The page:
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Learn the Facts about Melanoma

Melanoma is the most dangerous type of skin cancer. Learn more about it, like what causes it, what it is, and ways to reduce your risk.

Woman checking for melanoma, melanoma facts

You may have heard that melanoma is the most serious type of skin cancer. And that's definitely true. But why is that? Read on for answers to this and other must-know facts about melanoma:

Q: What is melanoma?

A:Melanoma is a type of skin cancer that occurs when melanocytes—skin cells that give skin its color—begin to change and become cancerous. 

Q: Why is it so dangerous?

A: Melanoma is far less common than other types of skin cancer, such as squamous and basal cell carcinomas. But melanoma is more likely to spread deep into the skin or to other parts of the body if it isn't treated early. It can even be fatal if it is diagnosed at a late stage.

Related: Better Than Sunscreen: Dress Your Kids in UV Protective Clothing

Q: Who is at risk for melanoma?

A: You are more likely to get melanoma if you have fair skin that burns easily. But even people with dark skin can get melanoma. In fact, anyone can get this disease. One of the biggest risk factors is exposure to ultraviolet (UV) light over time—including light from the sun, sunlamps, or tanning beds. If you have many moles, this can also raise your risk of melanoma.

Q: Can you prevent it?

A: You can reduce your risk by limiting UV exposure. When spending time outdoors, wear sunscreen with a sun protection factor (SPF) of 30 or higher. Whenever possible, stay in the shade and wear protective clothing and gear, like long-sleeved shirts, hats, and sunglasses. And don't try to tan—either from real sun or tanning booths.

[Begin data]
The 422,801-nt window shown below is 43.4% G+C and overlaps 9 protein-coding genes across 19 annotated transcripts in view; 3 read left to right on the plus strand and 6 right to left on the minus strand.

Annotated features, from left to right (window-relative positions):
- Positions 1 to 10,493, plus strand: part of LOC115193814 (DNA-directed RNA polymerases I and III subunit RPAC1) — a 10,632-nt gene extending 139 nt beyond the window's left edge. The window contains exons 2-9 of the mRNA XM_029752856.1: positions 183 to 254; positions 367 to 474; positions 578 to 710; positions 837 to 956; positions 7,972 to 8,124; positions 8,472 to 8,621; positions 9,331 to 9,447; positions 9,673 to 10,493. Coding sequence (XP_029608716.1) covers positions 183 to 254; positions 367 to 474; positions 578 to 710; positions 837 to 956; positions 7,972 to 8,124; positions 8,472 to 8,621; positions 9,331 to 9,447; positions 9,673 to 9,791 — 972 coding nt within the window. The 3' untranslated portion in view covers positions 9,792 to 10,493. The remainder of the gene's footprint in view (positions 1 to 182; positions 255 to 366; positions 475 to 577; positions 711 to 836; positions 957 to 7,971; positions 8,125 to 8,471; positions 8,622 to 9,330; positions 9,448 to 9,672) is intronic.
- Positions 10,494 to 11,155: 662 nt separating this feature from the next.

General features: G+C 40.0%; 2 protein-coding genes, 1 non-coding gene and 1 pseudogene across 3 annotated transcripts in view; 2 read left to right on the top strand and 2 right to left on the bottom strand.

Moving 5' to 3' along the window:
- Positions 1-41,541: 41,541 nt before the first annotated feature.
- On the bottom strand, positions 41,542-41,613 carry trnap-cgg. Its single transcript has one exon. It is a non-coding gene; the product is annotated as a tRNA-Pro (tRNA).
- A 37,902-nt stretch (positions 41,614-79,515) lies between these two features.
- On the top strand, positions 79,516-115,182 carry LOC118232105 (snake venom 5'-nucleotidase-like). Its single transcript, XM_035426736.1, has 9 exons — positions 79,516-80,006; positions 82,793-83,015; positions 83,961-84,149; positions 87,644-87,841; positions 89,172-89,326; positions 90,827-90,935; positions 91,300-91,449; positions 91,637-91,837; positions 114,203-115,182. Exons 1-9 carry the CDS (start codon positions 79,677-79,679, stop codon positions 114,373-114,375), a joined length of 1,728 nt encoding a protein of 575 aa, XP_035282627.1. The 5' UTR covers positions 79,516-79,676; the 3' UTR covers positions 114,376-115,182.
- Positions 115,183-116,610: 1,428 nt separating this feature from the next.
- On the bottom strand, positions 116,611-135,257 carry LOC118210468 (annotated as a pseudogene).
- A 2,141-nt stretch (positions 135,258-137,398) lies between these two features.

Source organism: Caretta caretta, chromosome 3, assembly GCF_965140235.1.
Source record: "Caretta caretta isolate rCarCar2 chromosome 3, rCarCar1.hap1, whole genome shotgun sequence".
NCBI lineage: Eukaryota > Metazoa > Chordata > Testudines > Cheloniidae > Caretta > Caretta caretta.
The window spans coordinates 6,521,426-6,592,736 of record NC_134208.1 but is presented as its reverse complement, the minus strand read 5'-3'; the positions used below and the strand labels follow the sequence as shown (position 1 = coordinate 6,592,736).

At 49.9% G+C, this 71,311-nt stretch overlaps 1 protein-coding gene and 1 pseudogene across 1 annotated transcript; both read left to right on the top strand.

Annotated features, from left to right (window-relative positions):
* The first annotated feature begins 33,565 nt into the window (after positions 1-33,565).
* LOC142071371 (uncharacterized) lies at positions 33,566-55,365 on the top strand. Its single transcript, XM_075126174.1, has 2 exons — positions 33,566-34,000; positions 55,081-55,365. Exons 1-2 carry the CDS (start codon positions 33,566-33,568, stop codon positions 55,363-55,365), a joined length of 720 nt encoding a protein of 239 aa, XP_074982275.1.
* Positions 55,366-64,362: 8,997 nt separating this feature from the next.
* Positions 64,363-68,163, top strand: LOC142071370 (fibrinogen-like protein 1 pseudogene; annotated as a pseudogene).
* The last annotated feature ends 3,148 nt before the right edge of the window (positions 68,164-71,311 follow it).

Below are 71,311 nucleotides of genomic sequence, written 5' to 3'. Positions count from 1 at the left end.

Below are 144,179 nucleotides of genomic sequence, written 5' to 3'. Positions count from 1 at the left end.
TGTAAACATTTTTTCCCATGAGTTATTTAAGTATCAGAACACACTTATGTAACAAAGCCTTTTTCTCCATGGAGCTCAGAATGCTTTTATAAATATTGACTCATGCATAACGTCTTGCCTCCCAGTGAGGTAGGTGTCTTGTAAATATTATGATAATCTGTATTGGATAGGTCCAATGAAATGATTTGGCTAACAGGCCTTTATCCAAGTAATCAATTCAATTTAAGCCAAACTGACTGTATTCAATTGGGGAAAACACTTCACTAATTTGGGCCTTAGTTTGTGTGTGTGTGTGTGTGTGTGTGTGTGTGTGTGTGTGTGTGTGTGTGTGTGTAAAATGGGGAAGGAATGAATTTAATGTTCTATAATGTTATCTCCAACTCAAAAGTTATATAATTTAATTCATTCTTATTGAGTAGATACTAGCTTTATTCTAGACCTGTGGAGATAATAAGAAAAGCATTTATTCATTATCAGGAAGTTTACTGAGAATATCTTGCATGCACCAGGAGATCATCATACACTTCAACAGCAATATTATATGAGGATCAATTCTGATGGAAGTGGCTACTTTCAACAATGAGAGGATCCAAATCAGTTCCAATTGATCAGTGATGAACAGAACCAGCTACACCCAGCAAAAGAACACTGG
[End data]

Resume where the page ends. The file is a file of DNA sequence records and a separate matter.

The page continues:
Related: How to Choose Sunscreen and When to Reapply

Q: What does melanoma look like?

A: Signs to watch for include a new skin spot or a change in an existing mole. When evaluating moles for possible melanoma, remember the ABCDEs of melanoma:

A—Asymmetry. One half of the mole looks different from the other half.

B—Borders. The mole has irregular borders.

C—Color. The mole has multiple colors.

D—Diameter. Most melanomas are larger than a pencil eraser.

E—Evolving. The mole is changing in size, shape, or color.

Tell your doctor if you notice any of these signs or if you notice other moles or skin changes that itch, ooze, bleed, or just look abnormal. Now that you know more about melanoma, do what it takes to avoid it. 

While you’re here, check out our other articles on healthy living. For information on our medical and dental plans, visit selecthealth.org/plans.

References: American Academy of Dermatology: National Cancer Institute

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